Hints and Tips
Sat, 27 Mar 1999 16:18:00 -0500
This is my 1st FAQ so bear with me ok? I'm doing my
Second Version- Added Q+A and some cheats.
First Version- Added alot of hints.. and stuff about how to beat Yamato in
Basically I need to tell people for Age of Empires you -C-A-N-T- put up a
walkthrough, it's impossible I tell you!
Although they are very different from single-player games, multiplayer games of
Age of Empires consist of familiar stages in which you must choose a
civilization; build it up with units, structures, and technology upgrades; and
engage the enemy empires in strategic warfare.
As you've probably already learned in single-player contests, the 12 ancient
civilizations have many similarities, yet they are all very unique. Be sure to
read the Age of Empires game manual carefully and learn the advantages and
disadvantages of each civilization. Some civilizations can build things that
others can't, and some civilizations can build things faster than others can.
Choose your civilization based on your playing style, your opponents' playing
styles, the terrain, the map, and your favorite units. You want to use fully the
advantages of the civilization you pick.
Style - do you like to attack quickly or play slightly defensive or all out
defense? What are the game settings? What race would be best for your style on
Terrain - terrain with lots of hills and valleys slows down your units
drastically and greatly helps the defender. Use this too your advantage with
ranged units at the top of this terrain for 'death from above.' I've seen 30
composites take out 30 horse archers with this method. A GREAT defensive
Maps - maps can be inland, highlands, coastal, or islands. For example, if
you're playing on a map with a lot of islands, control of the seas is vital to
winning the game. Use the Phoenicians for their wood bonus and Juggernauts whose
area damage is magnified by shooting 65% faster.
Units - certain civilizations have extra abilities with specific units. If one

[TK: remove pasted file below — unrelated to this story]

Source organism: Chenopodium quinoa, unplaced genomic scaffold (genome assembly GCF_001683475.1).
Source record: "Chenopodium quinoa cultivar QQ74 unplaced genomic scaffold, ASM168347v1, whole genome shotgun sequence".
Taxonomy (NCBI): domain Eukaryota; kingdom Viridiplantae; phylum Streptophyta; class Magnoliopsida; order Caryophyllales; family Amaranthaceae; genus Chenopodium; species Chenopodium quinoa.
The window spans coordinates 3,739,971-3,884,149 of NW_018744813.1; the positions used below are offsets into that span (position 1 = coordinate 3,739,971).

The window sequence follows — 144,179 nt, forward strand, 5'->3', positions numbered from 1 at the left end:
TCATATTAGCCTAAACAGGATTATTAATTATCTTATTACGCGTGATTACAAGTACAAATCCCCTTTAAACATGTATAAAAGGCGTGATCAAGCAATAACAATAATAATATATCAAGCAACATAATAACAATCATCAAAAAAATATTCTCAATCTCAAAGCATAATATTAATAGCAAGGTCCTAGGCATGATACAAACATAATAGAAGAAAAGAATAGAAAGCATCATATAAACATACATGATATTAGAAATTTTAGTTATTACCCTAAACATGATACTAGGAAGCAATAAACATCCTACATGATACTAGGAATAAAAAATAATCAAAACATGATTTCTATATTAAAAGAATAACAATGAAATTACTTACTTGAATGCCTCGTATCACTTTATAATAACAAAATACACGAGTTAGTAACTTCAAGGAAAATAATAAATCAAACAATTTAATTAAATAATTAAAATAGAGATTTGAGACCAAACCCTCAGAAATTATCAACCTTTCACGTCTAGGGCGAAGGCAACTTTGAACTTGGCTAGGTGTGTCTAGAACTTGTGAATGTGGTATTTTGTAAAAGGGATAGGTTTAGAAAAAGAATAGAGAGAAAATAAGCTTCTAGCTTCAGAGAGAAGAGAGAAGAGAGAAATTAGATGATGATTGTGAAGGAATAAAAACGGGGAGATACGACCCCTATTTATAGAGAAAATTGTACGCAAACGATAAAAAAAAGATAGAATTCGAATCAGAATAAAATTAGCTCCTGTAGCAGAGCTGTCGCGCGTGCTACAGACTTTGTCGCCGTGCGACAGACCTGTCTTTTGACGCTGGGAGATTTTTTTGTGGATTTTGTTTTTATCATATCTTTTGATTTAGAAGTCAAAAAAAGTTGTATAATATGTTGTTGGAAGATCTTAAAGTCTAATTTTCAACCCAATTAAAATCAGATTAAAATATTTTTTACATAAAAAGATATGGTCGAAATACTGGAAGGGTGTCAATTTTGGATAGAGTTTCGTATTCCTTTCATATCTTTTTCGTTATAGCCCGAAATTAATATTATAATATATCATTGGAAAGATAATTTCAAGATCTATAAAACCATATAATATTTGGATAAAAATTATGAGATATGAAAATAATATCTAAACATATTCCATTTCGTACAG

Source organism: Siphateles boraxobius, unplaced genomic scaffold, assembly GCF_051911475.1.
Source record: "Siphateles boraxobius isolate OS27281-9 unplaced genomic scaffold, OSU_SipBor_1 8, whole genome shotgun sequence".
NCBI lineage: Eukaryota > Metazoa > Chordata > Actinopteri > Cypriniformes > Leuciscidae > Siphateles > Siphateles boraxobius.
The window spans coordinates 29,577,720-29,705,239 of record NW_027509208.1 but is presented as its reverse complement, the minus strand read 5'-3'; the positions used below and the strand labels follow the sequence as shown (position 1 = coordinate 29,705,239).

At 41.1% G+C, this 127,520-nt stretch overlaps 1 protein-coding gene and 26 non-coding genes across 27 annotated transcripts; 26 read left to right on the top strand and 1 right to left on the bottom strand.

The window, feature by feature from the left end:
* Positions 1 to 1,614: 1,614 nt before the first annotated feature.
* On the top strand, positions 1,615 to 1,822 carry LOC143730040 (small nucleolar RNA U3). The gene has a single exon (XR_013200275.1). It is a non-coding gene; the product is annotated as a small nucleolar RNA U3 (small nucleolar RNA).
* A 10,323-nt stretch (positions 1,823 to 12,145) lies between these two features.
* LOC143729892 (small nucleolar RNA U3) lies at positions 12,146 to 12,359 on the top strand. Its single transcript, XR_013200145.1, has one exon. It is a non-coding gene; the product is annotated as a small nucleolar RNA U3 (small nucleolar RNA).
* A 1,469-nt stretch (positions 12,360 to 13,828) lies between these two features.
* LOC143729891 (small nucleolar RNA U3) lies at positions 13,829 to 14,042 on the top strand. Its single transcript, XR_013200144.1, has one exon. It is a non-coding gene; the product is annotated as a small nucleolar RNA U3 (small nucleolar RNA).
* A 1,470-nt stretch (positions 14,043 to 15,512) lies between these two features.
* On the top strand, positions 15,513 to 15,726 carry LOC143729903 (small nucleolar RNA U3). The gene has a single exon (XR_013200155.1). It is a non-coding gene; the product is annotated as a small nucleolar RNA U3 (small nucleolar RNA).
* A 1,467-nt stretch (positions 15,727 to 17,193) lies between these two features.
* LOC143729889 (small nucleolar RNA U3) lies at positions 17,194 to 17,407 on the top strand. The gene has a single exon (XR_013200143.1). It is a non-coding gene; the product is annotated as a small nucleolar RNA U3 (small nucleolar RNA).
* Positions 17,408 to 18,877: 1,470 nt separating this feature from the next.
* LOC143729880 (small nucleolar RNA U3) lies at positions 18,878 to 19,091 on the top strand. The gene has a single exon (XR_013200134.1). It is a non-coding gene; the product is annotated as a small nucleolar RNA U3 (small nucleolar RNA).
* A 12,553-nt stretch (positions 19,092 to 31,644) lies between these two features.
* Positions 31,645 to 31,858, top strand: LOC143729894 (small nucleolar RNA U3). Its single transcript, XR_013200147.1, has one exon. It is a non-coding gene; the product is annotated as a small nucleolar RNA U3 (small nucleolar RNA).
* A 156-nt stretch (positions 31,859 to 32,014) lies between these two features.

of your favorite units happens to fall in that category, it may be a good idea
to choose that civilization. For example, Hoplites are extremely powerful
offensive weapons, but they are extremely slow. Pick the Greeks to increase
their speed by 30 percent.
Resources - the amount of resources you start out with in a game REALLY sets
apart what races you can use and still win. For example, in a low resource
inland game, races like Hittite who are REALLY strong in iron are not worth
taking. But on the other side, races like the Yamato, which are very strong in
Default land games, are terrible in a Deathmatch
The key to getting a good start is being efficient with your units and
production. Whenever a villager is done being build, instantly build another.
Keep your level of production up by creating more Villagers, but at the same
time, don't create too many, as you need to save your food to upgrade to the
next age. On the flip side, don't upgrade to the next age too early and create
only a couple of Villagers, because the lack of production and resources will
set you back technologically. Balance is the difference between a good player
and a great one.
Establishing Your Base
Typically, during the first 10 minutes of a default resources
inland/highland/coastal game, there is a race to A. Bronze Age and B. To mess
your opponent's economy up enough to slow him down.
Here is a basic, step by step way to start up your economy on any default res
game. Notice that the steps are fairly vague, and that is because of the random
maps, no one game is the same.
1. You typically start with a Town Center and three Villagers. As soon as you
enter the game, click your Town Center and create a Villager.
2. Your first Villager should build a House.
3. Your second and third Villagers should look for the closest berry bushes or
shore fish, preferably shore fish in groups of 3 or more. Shore fish are
gathered TWICE AS FAST as berries. And 3 shore fish are equal to 5 berry bushes.
A preferable outcome is to get 3 shore fish or more, and then to use your
berries later instead of farms, which are slow.
4. When you find your berries or fish, build your gathering building by them
(pit for fish, granary for berries)
5. Put as many villagers as you can on food, two to a shore fish spot, one to a
berry bush, but make sure you have enough houses for a constant supply of
6. Your next Villagers up until your twelfth or so should harvest wood until you
get enough for a storage pit. Then build a pit by wood and chop until you have
enough wood to build either another pit (fish, dumbos (babars/elephants) , deer)
or granary (berries) or dock (sea games).
7. Build your storage pit next to your forest and get more wood for your next